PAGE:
Getting on to centre-stage

It is heartening indeed to relate the recent triumphs of our shooters both in the continental and world class competitions.

A discipline that is generating optimism of picking an Olympic medal at Athens 2004 is shooting. It is heartening indeed to relate the recent triumphs of our shooters both in the continental and world class competitions. Admittedly, the sport has acquired a striking measure of sophistication to stand counted as a force to be reckoned with. But the route to a higher rating, commensurate with the talent and skill projected, demands a more consistent effort and endeavour.

What the National Rifle Association of India has succeeded in achieving is to underline the fact that no more is the sport elitist. True, it continues to be expensive, demanding resources, time, energy and well-equipped ranges. But many avenues have opened up to attract talent from all strata of life unlike the early years when this sport was seen as good enough only for the princes and the armed forces personnel.

To say that shooting has taken centre-stage as a discipline that can bring the country medals only recently would be incorrect. Even in the 60s, Indian shooters had carved a niche for themselves. In fact, the icon of that time was the handsome Dr. Karni Singh, Maharaja of Bikaner, who almost clinched a gold at the World Championship in Cairo in 1962.

That he had to fight with Russia's Zemenkov for 100 targets for two days in the tie-breaker in the clay pigeon event — his forte — underscores his proficiency at that level.

Not only was Karni Singh the bulwark of the sport in five Olympics, five World championships, and numerous international events, he strove manfully to bring into the country the much needed infrastructure. The Olympic shooting range at his palace in Bikaner conformed to the World Shooting Federation's norms. And what more, he created a trust which helped many a shooter of ordinary means to practice and hone the skills. Karni Singh formed an exellent partnership with Randhir Singh of Patiala. It may be pointed out here that Randhir won the gold medal at the 1978 Asian Games in Bangkok.

What needs emphasis is the commendable growth now both in direction and dimension. Competitions are more, and the talent base has expanded enormously. There is also an appreciable measure of variety capable of matching the best in the continent in competitions, as the recent Asian championships showed in Delhi. If Anjali Bhagwat, an inspector with the CRPF, captured the imagination with a series of medal victories in the Commonwealth Games, shooters like Rajyavardhan Singh Rathore are proving their class among men. It is a pity that Rathore missed an Olympic berth by a whisker but hopes are not lost yet as India is striving hard to get a few more — Anjali has already ensured her place for Athens 2004 — from the forthcoming Asian Championships. It must however be acknowledged that the shooter who made the media turn its attention to this sport was Abhinav Bindra whose proficiency at the Commonwealth championships made him a national hero.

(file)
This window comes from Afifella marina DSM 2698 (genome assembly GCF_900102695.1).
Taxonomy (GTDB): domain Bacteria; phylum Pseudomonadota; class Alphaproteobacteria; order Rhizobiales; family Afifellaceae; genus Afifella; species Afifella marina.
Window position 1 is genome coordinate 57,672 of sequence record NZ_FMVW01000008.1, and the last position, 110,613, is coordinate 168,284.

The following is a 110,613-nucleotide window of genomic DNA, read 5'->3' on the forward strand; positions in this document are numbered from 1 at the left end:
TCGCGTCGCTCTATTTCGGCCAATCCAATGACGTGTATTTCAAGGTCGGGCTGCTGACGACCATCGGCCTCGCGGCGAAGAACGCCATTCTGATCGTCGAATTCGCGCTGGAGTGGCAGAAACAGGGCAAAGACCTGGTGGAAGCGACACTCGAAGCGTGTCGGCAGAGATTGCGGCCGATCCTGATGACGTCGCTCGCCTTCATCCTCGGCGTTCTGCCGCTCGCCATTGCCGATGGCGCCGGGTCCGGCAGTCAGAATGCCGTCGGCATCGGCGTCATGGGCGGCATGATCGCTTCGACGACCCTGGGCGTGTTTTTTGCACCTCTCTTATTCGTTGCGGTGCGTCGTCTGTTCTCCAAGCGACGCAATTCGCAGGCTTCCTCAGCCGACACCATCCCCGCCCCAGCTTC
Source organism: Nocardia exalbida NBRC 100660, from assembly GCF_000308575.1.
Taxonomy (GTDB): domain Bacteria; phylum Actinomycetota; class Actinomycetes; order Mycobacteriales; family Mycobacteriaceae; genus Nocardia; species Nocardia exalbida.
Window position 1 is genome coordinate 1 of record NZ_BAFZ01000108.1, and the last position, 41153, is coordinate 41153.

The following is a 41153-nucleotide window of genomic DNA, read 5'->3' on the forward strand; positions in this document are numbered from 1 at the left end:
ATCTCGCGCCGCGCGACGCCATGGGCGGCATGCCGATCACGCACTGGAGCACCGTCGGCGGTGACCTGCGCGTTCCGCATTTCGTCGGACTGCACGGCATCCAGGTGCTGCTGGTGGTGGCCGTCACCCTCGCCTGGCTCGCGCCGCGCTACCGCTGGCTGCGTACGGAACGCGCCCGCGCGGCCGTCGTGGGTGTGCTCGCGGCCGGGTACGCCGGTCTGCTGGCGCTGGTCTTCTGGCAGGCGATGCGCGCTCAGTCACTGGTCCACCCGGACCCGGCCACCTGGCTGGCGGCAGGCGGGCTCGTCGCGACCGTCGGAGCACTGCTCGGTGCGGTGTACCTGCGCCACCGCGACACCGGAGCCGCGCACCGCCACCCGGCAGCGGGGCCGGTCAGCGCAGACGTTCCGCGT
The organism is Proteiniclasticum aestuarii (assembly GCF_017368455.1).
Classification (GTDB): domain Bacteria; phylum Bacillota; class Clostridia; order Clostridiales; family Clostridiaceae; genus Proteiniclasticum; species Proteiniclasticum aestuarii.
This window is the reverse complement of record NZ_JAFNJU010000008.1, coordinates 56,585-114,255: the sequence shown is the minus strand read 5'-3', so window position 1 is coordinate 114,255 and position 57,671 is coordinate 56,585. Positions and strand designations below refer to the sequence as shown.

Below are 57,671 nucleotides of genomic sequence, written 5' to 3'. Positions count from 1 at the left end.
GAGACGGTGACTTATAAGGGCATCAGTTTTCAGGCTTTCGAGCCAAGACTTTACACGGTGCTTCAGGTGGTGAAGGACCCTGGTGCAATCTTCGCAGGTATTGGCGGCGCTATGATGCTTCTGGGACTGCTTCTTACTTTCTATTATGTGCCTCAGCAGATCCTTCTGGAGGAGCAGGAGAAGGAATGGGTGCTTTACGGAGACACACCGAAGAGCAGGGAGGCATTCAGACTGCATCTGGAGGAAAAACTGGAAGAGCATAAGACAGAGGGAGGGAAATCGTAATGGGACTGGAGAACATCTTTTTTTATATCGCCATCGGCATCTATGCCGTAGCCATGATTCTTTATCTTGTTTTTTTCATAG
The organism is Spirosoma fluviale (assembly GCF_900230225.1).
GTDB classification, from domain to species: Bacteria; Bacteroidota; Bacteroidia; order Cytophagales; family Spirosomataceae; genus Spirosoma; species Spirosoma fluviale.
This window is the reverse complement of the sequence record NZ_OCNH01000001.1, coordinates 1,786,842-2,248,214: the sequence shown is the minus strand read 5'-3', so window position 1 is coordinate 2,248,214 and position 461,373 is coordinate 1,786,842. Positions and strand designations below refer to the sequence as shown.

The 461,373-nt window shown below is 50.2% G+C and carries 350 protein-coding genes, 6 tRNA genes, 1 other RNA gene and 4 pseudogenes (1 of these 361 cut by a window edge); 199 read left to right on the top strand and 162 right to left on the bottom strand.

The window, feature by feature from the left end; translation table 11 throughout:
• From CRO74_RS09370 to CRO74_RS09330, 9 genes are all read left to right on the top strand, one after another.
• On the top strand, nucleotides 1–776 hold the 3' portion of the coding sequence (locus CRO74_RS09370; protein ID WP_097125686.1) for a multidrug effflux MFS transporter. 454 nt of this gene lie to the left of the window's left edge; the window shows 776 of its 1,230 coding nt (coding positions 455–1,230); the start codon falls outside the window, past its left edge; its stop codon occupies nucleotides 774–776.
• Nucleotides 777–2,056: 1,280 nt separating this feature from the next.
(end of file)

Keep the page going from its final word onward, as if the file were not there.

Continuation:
There are no two opinions about the homogeneity displayed by the administration and efficiency achieved in coaching, which area is headed by the result-oriented Sunny Thomas. But there are grey zones too, naggingly persistent. One relates to buying of weapons, whose costs are prohibitive, and the import of cartridges. No doubt, there has been some recognition by the Government to the problem of making available quality cartridges, which again, are expensive for an individual shooter to bear.

As for infrastructure, there is concern that what is available is insufficient to meet the growing demand. Apart from the well-equipped range at Tughlakabad in New Delhi, the others cannot be said to have the facilities to stage a world class event.

There were doubts whether the one which came up at Hyderabad was in line with the specifications desired by the NRAI.

The IOA President, Suresh Kalmadi, has been stressing, and rightly so, that if a country has to reach a high place on the medals tally it can happen only through individual events like athletics, swimming and shooting. It may be relevant to quote here from what Dr. Karni Singh wrote in his memoirs, From Rome to Moscow, — " If I were asked whether priority should be given to cheap housing, more jobs, village schools and hospitals in place of Clay Pigeon shooting, I would naturally give the former higher priority......Yet, when millions are spent yearly on sports by AICS, State Sports Councils and private organisations, merely to keep 10 Trap shooters in good practice in a nation of 650 millions is not asking for too much.''

After 23 years there is still some meaning in what the ace shooter has pointed out, for the Government to pay more attention to this discipline.